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Get that job

Here at Ongo Recruitment, we love helping people land that perfect job. So we have put some thought into creating some Top 10 tips for you to read below...

  • Get your CV in order

This is probably a no-brainer, but make sure your CV is up to date with your qualifications, work experience and any additional training you may have done. If you can, adapt your CV for the job you’re applying to and list the skills you have that match the job description. Usually, a CV won't be more than two pages long. Before you send your CV, have someone else read through it to make sure there's no spelling mistakes. If you'd like help with your CV, do feel free to contact us as that's what we're here for!

  • Sell yourself

As you’ll be competing with a lot of other applicants, try to present yourself in the best light possible. A covering letter gives you the ability to explain anything you've mentioned in your CV in more detail, so pick key points from the job description that match your strengths and write your letter based on those points. If you can, try to find out who your letter will be going to (usually a HR person, or the department manager), and address the letter to that person. Again, make sure to do a spell-check!

  • Check your online presence

Most employers will research the applicants before they invite them for an interview, so put your name in Google and see if anything pops up that you might not want them to see. In general, it’s a good idea to set the privacy settings and restrict access to your social media profiles, so you can keep your private life, private.

  • Prep, prep, prep

Once you get the interview, we'll give you as much information as we can about the company – and if there's anything specific you want to know, we'll find out for you prior to your interview. A big part of the research will have to be done by you though, so make sure you have looked at the company’s website and their social media accounts to see what they're up to, and try to find out as much as possible about the company. Make sure you look at the job description again and try to think of things you've done in the past that show you have the skills the company is after. Research the people that will be interviewing you ( can be quite good for this), so you understand what their role in the company is.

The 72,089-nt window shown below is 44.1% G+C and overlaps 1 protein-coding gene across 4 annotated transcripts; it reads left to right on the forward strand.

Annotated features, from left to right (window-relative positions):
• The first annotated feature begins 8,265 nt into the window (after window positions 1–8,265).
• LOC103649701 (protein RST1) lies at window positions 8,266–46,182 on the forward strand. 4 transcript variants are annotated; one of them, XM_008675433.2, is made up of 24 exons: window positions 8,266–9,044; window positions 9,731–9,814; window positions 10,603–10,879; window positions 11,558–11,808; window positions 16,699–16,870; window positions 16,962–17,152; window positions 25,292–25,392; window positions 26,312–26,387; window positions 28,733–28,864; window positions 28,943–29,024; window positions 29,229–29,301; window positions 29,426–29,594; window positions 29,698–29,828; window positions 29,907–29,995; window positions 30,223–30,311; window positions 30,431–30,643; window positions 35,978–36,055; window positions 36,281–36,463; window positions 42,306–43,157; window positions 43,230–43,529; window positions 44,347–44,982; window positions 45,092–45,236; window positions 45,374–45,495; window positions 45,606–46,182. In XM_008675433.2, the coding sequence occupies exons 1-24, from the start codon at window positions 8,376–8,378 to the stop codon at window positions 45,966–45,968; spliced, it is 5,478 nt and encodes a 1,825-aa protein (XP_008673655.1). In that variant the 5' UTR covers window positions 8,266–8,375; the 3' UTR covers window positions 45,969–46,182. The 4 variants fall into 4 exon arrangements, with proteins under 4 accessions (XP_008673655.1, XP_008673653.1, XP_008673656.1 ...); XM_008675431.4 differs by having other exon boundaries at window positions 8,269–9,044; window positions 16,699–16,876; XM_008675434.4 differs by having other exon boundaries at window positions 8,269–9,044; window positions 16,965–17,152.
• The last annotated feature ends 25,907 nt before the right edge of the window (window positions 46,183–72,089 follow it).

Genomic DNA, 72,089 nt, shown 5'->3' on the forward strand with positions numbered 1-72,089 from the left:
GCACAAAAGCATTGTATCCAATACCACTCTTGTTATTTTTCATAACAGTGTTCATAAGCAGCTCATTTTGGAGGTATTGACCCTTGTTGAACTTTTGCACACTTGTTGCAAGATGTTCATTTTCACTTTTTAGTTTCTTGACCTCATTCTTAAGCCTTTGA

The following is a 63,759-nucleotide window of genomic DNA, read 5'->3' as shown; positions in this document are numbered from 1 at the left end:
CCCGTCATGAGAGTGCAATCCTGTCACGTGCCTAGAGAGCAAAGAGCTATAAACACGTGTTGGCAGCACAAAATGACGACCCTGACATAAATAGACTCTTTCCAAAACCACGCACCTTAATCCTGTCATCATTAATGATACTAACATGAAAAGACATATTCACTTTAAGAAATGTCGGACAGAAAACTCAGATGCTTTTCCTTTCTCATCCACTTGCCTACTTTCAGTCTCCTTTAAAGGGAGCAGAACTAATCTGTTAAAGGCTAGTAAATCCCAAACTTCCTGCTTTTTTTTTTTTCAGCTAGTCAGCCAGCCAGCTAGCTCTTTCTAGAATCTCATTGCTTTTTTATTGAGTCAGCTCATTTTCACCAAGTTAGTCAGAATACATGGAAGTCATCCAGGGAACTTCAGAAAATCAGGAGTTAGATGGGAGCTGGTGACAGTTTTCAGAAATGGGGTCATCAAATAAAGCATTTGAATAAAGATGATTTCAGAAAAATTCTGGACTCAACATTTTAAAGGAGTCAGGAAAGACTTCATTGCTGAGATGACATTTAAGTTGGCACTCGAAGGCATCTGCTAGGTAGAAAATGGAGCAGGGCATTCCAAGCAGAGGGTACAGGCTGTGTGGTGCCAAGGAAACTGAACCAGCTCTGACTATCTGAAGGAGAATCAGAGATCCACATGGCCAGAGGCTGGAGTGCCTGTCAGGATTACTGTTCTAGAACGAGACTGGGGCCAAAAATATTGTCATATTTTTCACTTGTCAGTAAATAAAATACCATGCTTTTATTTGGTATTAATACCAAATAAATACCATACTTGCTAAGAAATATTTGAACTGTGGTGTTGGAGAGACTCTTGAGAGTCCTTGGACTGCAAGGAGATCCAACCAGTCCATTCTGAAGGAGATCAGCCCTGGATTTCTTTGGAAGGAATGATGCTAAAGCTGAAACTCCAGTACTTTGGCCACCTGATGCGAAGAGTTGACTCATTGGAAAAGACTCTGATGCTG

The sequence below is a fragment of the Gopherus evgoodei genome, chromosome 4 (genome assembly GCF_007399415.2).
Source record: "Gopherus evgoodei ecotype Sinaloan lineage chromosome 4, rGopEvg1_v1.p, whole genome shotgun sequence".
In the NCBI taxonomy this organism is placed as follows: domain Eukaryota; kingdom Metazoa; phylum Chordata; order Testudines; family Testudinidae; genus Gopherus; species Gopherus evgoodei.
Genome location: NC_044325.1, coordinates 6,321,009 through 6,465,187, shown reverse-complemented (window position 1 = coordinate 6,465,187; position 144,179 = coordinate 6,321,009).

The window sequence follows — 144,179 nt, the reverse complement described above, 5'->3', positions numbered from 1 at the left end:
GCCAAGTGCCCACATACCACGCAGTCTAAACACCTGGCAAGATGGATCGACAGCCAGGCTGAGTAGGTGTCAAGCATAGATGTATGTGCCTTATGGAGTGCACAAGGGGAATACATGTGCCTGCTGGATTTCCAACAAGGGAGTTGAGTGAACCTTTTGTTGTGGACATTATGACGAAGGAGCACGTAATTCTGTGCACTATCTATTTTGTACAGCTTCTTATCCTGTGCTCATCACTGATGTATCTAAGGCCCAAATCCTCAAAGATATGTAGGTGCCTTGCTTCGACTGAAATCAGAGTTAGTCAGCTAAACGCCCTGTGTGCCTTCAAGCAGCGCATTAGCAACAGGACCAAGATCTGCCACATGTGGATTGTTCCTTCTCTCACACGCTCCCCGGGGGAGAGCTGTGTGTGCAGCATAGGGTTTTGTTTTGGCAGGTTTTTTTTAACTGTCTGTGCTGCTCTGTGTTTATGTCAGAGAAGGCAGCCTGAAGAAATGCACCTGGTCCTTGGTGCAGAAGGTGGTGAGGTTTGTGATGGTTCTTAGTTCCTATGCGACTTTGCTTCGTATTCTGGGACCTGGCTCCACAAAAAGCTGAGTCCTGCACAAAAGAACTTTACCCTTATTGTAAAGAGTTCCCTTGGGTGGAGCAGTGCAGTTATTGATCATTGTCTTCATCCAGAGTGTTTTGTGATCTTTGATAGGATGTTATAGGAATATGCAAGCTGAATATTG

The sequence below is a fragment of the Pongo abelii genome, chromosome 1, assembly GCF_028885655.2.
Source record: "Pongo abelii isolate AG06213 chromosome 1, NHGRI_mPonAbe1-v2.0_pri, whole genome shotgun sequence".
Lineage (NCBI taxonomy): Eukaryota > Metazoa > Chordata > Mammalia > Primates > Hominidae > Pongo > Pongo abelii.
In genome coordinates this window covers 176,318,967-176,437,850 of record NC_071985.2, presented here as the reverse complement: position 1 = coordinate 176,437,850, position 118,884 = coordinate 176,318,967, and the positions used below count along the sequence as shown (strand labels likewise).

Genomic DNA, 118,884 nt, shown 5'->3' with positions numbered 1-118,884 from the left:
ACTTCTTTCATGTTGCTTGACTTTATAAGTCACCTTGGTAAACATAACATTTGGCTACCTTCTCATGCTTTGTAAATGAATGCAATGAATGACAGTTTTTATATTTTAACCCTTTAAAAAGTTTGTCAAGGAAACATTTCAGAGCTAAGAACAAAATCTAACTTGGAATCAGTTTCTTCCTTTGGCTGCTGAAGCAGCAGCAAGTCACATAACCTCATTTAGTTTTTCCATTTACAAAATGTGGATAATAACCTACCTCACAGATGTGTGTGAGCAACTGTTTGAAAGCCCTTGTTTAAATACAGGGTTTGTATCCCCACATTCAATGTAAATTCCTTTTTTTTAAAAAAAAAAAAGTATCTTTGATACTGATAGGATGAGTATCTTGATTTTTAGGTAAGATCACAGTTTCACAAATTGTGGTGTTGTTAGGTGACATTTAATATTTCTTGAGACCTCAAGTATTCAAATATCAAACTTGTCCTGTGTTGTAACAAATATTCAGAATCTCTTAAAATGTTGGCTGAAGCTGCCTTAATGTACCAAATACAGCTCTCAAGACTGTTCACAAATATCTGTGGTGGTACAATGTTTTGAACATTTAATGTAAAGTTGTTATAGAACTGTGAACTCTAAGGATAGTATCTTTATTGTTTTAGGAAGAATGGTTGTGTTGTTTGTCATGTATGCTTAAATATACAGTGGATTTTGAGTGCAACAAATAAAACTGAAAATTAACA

• Dress to impress

Apparently, it takes just 7 seconds for someone to have a first impression about you, so it’s really important to make a positive first impression. Always wear formal clothing to the interview – unless you've been instructed otherwise. For men, this means smart trousers with smart shoes (no trainers!) and at least a button-up shirt – most men will also wear a tie and a dinner jacket.

  • Bring your documents

Some companies may ask you to bring proof of your qualifications, ID or something else, so bring everything you've been asked to the interview. For some jobs, like designers or journalists, it’s common to bring a portfolio to show off previous work – this is not a requirement, but if you do have anything like this, it can help you stand out from the other applicants and showcases your skills.

  • Get there early

Set three alarms, get your friend to call you – do whatever it takes, but make sure you arrive at your interview early. Make sure you add extra time for possible traffic delays, or not being able to find the building straight away, just in case.

  • Ask questions

Interviewers like to see you've prepared well for the meeting, and any business-related questions show you've taken an interest in the company. Also, do ask questions relevant to the job, such as working hours or who you’d be reporting to, but leave questions about the salary until later. One of the best questions to finish with is to ask what will happen next and when they are letting applicants know about the outcome.

  • Follow-up

Not many interviewees do this, but it’s definitely something that will set you apart! If, after your interview, you feel you’d be a brilliant addition to the company, then write a quick letter to those that interviewed you to let them know. This just puts your name in the mind of the decision makers and could really help you on your way to get that job offer!


You might feel like they are interrogating you, but don’t forget that interviews are about you finding out whether it’s a company you want to work for too!

If you need any help with getting and preparing for your interview, have a look at the employment support we offer.